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Application: Network-Enabled Electronic Toll System

Supplier: Interworld Electronics
19 December, 2008

Electronic Toll Collection systems are becoming an increasingly popular way to both speed up toll collection and to monitor driving patterns, traffic movement, and congestion problems.

As shown in the diagram above, the typical system consists of a transponder or "smart tag" located in the vehicle that is accessed by a tag reader (located on an overhead archway) that is connected to one port of a Network Enabled Serial Device Server.


The vehicle is tracked at the toll entry point, and a flat toll is immediately assessed, or if a variable usage toll is employed, a second smart tag reader at the exit will access the smart tag and assess the appropriate fee. This dual point system can also be used to track traffic patterns, measure the average travel time between two toll points to indicate traffic slowdowns or potential accident sites. To prevent "toll-skipping" cameras are typically co-located with smart tag readers in order to photograph drivers attempting to pass without paying. These images can be relayed to upstream patrol cars, or can be recorded for subsequent prosecution. While a fixed camera is acceptable for many systems, the ability to control the positioning of the camera is a useful addition. Using the second port on a Quatech DSE-400D Serial Device Server as an RS-422 interface, Pan-Tilt-Zoom control of these cameras is easily accomplished via remote control.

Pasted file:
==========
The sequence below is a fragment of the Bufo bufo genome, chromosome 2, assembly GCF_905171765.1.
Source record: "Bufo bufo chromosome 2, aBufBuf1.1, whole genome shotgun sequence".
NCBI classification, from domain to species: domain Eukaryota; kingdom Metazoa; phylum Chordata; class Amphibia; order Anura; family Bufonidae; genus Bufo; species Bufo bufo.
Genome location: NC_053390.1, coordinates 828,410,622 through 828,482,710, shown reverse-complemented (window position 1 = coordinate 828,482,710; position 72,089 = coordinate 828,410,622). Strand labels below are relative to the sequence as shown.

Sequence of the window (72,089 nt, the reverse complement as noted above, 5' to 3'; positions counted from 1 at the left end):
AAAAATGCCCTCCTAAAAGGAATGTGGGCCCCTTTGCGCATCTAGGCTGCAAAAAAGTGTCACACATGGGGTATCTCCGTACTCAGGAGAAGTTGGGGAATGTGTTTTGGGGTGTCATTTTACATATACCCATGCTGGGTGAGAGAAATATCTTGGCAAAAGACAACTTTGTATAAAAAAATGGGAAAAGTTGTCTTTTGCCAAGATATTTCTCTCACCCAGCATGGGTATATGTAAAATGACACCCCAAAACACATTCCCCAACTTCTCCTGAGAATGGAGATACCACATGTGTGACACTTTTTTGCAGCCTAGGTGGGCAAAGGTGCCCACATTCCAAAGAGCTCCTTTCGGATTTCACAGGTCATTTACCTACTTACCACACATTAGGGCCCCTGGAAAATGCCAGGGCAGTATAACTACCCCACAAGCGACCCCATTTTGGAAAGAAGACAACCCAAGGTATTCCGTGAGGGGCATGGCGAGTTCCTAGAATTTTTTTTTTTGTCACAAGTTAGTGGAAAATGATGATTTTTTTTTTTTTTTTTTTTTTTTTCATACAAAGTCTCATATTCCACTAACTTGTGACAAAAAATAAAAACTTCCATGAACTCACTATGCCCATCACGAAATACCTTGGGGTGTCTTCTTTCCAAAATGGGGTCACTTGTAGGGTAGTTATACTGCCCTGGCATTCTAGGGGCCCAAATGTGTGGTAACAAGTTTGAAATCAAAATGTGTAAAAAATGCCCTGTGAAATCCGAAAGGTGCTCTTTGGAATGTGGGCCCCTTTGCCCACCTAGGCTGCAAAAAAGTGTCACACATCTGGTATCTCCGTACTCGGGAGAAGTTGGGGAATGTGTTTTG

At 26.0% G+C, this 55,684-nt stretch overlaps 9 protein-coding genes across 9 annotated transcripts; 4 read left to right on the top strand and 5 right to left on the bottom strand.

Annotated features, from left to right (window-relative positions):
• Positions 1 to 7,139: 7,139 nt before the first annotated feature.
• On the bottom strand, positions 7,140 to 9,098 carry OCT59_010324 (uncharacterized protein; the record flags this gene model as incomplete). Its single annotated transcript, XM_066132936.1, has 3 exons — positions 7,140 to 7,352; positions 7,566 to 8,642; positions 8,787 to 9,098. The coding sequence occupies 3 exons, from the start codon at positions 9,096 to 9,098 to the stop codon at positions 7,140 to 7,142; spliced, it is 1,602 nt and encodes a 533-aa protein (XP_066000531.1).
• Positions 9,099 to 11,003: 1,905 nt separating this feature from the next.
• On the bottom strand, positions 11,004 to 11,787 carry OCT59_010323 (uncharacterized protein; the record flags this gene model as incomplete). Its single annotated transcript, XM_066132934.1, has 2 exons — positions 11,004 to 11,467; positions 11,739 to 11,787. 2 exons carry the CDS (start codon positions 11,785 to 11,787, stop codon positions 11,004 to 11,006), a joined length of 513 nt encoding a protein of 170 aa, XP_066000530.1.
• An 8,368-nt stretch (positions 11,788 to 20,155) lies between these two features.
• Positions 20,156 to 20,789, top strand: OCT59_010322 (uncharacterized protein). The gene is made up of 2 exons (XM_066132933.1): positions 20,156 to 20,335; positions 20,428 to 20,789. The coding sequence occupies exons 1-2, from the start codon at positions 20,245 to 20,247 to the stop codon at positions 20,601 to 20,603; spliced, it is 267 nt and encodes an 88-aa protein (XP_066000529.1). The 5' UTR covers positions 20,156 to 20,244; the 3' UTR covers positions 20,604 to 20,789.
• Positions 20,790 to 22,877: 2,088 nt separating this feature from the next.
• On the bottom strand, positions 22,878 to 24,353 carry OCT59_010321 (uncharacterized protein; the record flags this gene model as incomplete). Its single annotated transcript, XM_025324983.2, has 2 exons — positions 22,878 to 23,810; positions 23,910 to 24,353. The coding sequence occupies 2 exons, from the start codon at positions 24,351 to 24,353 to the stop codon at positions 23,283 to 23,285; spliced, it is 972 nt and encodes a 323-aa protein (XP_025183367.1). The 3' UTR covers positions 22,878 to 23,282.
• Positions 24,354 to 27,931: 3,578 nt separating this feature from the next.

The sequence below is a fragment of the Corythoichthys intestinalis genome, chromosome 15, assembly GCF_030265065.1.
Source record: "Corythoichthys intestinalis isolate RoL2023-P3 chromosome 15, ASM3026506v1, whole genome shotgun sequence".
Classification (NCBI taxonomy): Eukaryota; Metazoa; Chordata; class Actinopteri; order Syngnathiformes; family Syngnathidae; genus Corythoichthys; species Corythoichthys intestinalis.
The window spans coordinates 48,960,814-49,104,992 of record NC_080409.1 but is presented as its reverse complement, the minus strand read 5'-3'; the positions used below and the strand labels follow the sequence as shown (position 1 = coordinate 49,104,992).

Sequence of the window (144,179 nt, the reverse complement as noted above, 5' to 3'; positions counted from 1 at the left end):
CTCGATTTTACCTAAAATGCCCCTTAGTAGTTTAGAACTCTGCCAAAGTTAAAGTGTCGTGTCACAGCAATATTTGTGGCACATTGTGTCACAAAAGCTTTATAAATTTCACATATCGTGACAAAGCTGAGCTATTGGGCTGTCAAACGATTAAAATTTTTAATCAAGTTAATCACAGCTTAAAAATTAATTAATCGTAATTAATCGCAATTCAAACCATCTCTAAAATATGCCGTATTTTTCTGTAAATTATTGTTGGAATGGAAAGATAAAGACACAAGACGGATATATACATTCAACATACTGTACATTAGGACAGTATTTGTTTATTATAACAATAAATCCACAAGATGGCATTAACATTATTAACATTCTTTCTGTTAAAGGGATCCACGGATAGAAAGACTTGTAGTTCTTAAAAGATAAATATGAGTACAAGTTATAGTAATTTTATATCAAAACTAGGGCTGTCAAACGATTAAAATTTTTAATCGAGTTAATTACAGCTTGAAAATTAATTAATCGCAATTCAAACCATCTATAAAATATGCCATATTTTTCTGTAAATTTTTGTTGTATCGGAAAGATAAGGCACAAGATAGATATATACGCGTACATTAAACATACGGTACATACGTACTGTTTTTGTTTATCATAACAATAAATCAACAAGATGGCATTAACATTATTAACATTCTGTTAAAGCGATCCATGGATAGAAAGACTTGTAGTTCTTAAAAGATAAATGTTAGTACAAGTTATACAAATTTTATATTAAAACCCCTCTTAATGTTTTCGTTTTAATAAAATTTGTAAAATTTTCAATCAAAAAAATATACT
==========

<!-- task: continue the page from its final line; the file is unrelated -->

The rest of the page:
With device servers, the remote serial equipment can be network-enabled using the fiber LAN network already in place along most major roadways. The devices can then be accessed by any authorized PC or server on the network, regardless of operating system, just as if it were directly attached to a local COM port. And, while only one computer at a time can access a particular port, multiple computers running different operating systems can access different ports on the device server simultaneously--thus the toll collection agency can be constantly polling the tag reader using a Windows system at the same time a police agency running a Linux system accesses the camera PTZ controls.

Quatech device servers are particularly well suited for this electronic toll collection system because they offer the industry's lowest latency. Particularly in heavy traffic locations, electronic toll collection is a polling-intensive application. Quatech's high performance device servers in ultra low latency mode offer the speed and reliability required to keep electronic toll collection systems functioning flawlessly.

For more information click >> Network Enabled Serial Device Servers

or contact Interworld Electronics